7. European Free AllianceMinority Rights and Autonomy are a European Normality
  8. Swedish EnterprisesHow to Create EU Competitiveness Post-Brexit? Seminar on January 24th
  9. European Jewish CongressSchulz to be Awarded the European Medal for Tolerance for his Stand Against Populism
  10. Nordic Council of Ministers"Adventures in Moominland" Kick Off Nordic Matters Festival in London
  11. PLATO15 Fully-Funded PhDs Across Europe on the Post-Crisis Legitimacy of the EU - Apply Now!
  12. Dialogue PlatformInterview: Fethullah Gulen Condemns Assassination of Russian Ambassador to Turkey

Stakeholders' Highlights

  1. Zero Waste EuropePublic Support Needed to Promote Zero Waste in More Municipalities
  2. Belgrade Security ForumEU Cannot Afford to Ignore the Western Balkans as Populism Surges
  3. Dialogue PlatformFethullah Gulen Calls for an Investigation on the Assassination of Russian Ambassador to Turkey
  4. World VisionAmid EU Talks on Migration, Children on the Move Remain Forgotten and Unprotected
  5. Centre Maurits CoppietersAlex Salmond Receives Coppieters Award for His Service to Scotland and Europe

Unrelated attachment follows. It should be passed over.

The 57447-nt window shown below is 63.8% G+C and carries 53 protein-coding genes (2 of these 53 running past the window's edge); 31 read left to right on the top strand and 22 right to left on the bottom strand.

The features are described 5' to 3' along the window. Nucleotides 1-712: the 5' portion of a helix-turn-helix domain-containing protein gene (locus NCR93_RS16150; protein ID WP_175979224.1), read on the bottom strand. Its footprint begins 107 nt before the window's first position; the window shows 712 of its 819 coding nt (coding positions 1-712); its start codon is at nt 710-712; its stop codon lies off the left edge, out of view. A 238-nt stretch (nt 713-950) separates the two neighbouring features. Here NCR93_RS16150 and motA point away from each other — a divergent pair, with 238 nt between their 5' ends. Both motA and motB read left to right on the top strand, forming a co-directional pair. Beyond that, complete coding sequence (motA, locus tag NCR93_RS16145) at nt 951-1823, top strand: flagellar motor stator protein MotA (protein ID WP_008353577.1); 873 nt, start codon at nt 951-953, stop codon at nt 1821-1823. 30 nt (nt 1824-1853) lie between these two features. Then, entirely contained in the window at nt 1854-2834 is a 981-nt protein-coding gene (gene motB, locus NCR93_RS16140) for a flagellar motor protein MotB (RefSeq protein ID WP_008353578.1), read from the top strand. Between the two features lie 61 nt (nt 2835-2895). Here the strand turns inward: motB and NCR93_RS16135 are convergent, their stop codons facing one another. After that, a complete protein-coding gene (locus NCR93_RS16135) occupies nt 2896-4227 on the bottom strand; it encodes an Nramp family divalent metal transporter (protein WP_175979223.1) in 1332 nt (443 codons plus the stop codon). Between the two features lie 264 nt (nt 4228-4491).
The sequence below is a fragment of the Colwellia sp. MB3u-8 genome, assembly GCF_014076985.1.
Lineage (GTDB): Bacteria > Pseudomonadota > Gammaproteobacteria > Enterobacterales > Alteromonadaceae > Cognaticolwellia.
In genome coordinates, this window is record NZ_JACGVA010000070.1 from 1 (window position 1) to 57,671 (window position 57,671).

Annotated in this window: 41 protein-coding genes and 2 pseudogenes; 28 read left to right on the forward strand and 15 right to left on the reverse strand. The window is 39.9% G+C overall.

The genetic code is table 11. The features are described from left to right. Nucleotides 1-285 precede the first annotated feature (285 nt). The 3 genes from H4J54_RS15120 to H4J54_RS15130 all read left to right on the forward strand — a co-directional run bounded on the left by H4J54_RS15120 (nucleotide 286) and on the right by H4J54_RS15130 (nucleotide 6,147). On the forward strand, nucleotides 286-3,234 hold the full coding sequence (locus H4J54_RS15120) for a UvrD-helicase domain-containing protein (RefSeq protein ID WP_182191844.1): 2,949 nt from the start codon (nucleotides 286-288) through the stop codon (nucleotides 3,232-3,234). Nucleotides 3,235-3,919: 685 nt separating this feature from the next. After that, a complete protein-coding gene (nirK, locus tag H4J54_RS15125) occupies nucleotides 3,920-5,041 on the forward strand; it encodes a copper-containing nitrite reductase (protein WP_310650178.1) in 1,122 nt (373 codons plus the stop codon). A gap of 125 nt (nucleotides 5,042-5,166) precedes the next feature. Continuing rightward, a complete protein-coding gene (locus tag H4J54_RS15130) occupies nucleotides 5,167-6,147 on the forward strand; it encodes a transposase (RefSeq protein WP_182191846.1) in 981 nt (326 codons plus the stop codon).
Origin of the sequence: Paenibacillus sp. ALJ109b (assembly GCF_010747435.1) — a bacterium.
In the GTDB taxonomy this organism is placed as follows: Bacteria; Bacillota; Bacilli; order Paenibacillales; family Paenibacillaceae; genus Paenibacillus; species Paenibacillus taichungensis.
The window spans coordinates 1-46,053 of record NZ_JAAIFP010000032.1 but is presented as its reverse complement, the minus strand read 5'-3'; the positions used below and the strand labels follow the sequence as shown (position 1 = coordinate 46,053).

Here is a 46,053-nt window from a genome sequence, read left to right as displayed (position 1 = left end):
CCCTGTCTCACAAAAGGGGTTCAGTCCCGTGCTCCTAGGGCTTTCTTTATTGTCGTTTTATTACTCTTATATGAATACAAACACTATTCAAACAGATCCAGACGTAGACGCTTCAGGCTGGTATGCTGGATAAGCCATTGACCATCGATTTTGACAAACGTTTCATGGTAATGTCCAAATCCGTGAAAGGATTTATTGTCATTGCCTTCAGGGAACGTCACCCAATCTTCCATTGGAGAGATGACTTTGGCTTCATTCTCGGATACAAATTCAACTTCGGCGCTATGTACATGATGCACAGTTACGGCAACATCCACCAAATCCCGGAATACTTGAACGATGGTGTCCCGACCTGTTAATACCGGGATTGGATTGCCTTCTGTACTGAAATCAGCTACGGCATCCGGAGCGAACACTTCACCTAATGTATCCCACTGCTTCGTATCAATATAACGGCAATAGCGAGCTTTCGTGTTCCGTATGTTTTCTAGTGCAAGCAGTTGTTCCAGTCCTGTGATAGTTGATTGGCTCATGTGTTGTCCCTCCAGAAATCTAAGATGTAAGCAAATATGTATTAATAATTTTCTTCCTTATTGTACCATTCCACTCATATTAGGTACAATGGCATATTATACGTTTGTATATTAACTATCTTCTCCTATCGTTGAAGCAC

6. International Partnership for Human RightsStrong Support for Hamburg Declaration on Human Rights Defenders
  7. Swedish EnterprisesHow to Use Bioenergy Coming From Forests in a Sustainable Way?
  8. Counter BalanceReport Reveals Corrupt but Legal Practices in Development Finance
  9. Swedish EnterprisesMEPs and Business Representatives Debate on the Future of the EU at Winter Mingle
  10. ACCAFifty Key Factors in the Public Sector Accountants Need to Prepare for
  11. UNICEFSchool “as Vital as Food and Medicine” for Children Caught up in Conflict
  12. European Jewish CongressEJC President Breathes Sigh of Relief Over Result of Austrian Presidential Election